Student Spotlight: Anna Jastrzembski '19
March 3, 2018
Anna Jastrzembski '19 is a New York based playwright from Minot, North Dakota. She graduated from Hamilton College in 2014 with a degree in Theatre and Comparative Literature, and has used her knowledge in both subjects to explore how poetry, performance, and theory intersect. She is a second year in the MFA Playwriting Program.
We sat down with Anna to talk about her new play, Skin Flick City and her experience at Columbia thus far.
Tell us about Skin Flick City. What inspired you to write the play?
I was initially inspired by the life of a trans-man who began working in the adult entertainment industry of Los Angeles in late 90s/early 2000s, who then went on to become a public speaker and activist. I found his story and the environment he was coming from fascinating in all its complexities and contradictions. It felt like a real cultural nexus of things that I was interested in exploring through my own writing, such as society's relationship to gender, the body, and sexuality. I wanted to explore the trappings of binary-imbued language and the power in reclaiming words that have been used for purposes of regulation. That's sort of the core reason for setting out to write this play, but the story has evolved as my relationship to the initial figure has evolved. I've learned that he's more problematic than I'd initially realized, and I wanted to address this in the piece. The process expanded into a necessary dialogue between myself and other trans and queer artists who obviously have a more personal/immediate connection to the material than I, and it's been a really humbling and edifying experience creating this piece within that group.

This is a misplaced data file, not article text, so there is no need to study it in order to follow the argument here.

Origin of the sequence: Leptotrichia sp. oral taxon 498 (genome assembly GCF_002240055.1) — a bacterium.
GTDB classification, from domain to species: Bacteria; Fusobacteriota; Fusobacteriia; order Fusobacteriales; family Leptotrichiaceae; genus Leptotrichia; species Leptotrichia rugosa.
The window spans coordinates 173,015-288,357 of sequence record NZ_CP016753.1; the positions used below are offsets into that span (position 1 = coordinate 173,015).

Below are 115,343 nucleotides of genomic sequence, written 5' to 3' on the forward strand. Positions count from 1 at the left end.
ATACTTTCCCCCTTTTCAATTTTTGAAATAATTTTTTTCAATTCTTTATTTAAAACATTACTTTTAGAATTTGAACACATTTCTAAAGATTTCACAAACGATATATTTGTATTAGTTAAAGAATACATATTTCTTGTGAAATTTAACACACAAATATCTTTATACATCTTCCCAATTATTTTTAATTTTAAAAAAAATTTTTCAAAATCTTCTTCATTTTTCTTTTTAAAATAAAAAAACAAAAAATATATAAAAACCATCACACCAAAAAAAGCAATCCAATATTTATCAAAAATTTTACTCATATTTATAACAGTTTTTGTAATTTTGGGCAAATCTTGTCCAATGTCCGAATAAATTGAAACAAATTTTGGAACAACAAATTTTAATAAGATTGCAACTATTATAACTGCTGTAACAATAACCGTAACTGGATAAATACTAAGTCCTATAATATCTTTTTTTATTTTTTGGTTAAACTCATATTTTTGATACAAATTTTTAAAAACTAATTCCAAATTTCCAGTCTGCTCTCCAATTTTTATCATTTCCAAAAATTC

What is challenging your practice as a playwright right now?
Fighting off an overwhelming feeling of inadequacy. It's easy to feel like you're not reading enough, writing enough, or going to see enough theater, and I have to constantly remind myself to be realistic about what I can accomplish.
Who are your theatrical heroes?
Thomas Ostermeier, Sarah Kane, Brecht and Weigel.
If you could change one thing about theatre, what would it be?
That's difficult to answer, so I guess I'll keep it simple and say lower ticket prices. Which I realize is a whole socio-economic issue dealing with accessibility and how we quantify art, but it'd be great if New York could adopt even cheaper ticket prices for students.